Daniel B. Wheeler
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I just Googled David Aurora Mushroom book, and immediately found the reference: Mushrooms Demystified.
Daniel B. Wheeler snipped-for-privacy@ipns.com wrote:

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We called it "chicken of the woods." :-) Mom always thought it a real find.
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I'm sure this will be my 'find' one day when I least expect it. So far, despite thousands of days in the woods, it remains a holy grail for me. The others (scaber stalk bolete, sulfer shelf, etc) have fallen one by one but I can't seem to come across a hen of the woods. Kurt PS nice pic, and do you think overpopulated deer and coons are eating these up before I can get to them?
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Kurt wrote:

We have the same critter problems here but they do not seem to be interested in fungus.
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Everyone needs to be aware that this one, although delicious, can cause severe gastric upset in a small percentage of the population. Steve

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Steve Peek wrote:

I was unaware of this. I know Laetiporus sp. (Chicken of the Woods, Sulfur Shelf) can cause gastric upset in some people, especially if eaten raw. But, Grifola frondosa is available in some grocery stores.
I find it often in the fall, usually at the base of mature white oak. Supposedly, it has much touted medicinal value.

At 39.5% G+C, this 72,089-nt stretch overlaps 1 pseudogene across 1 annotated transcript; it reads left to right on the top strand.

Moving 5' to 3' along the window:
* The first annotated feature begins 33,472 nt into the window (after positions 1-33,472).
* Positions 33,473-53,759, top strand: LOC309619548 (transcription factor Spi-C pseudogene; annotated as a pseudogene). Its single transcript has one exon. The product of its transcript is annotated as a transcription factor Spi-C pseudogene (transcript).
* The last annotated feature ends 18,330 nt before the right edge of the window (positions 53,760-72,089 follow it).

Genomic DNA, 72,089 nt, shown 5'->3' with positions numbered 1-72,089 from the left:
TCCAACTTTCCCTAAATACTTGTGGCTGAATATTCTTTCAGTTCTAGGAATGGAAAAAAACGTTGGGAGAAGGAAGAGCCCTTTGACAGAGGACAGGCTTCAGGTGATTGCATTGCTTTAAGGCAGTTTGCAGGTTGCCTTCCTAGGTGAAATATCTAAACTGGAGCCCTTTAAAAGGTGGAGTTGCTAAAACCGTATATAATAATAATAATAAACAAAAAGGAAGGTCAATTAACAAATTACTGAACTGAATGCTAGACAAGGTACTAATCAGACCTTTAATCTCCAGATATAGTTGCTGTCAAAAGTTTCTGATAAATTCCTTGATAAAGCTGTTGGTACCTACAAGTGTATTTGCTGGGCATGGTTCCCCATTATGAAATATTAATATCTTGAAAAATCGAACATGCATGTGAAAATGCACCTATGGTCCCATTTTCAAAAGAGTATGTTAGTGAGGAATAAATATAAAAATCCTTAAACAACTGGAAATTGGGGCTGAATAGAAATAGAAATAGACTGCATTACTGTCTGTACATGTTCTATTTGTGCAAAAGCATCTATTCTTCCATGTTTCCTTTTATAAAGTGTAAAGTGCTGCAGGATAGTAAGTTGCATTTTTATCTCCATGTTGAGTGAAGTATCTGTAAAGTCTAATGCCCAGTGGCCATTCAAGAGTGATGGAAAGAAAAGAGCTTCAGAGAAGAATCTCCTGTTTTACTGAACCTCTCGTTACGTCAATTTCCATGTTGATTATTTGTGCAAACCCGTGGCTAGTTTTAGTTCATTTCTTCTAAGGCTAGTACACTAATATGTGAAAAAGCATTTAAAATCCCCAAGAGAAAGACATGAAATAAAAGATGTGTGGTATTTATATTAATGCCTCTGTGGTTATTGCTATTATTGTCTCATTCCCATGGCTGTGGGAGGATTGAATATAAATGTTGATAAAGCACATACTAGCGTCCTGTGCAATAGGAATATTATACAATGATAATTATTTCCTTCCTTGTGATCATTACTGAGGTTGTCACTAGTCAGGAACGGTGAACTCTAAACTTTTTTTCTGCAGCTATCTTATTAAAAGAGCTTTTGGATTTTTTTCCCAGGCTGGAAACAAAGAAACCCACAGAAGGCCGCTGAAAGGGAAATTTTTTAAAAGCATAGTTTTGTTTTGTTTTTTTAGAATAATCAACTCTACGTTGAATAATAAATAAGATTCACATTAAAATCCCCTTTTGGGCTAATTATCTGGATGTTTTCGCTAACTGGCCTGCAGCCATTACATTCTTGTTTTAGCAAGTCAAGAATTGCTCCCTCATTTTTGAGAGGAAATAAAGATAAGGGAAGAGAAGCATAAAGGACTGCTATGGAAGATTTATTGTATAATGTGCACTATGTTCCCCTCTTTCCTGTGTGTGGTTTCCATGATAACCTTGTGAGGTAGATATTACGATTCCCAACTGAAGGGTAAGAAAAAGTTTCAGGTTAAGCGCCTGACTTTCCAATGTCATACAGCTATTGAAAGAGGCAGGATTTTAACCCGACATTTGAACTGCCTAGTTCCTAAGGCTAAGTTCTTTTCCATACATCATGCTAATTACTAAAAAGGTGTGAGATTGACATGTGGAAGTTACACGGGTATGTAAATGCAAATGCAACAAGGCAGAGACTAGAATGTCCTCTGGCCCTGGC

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On Wed, 27 Sep 2006 18:08:27 -0400, in alt.nature.mushrooms Frederick Burroughs

Is it ever found under conifers? We have a real shortage of hardwood in my area.
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snipped-for-privacy@mushroomgroup.nym wrote:

In my experience, it tends to be choosy. Never found it under conifers, but I live in a hardwood forest.
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Frederick Burroughs wrote:

There is a variety of grifola that grows on conifers. I think www.fungi.com sells spawn.
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Steve Peek wrote:

That's interesting because I have confirmed a very mild stomach cramping several hours after eating lots of them.
I also quit eating Giant Puffballs because it was much worse than mild. I got pretty miserable.
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Jack Schmidling wrote:

One of the general rules of mushroom consumption is to not overdo it. Chitin, the main structural component of mushrooms (and the component of insect exoskeletons), is indigestible by humans. A very large meal of mushrooms might result in intestinal obstruction. Along with thorough cooking, small portions are the rule.
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snipped-for-privacy@schmidling.com wrote:

How about Cock in the bush? hehe
Sheldon
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On 28 Sep 2006 17:05:12 -0700, in alt.nature.mushrooms "Sheldon"

Where can I find one of those and how long does it take for them to get soggy?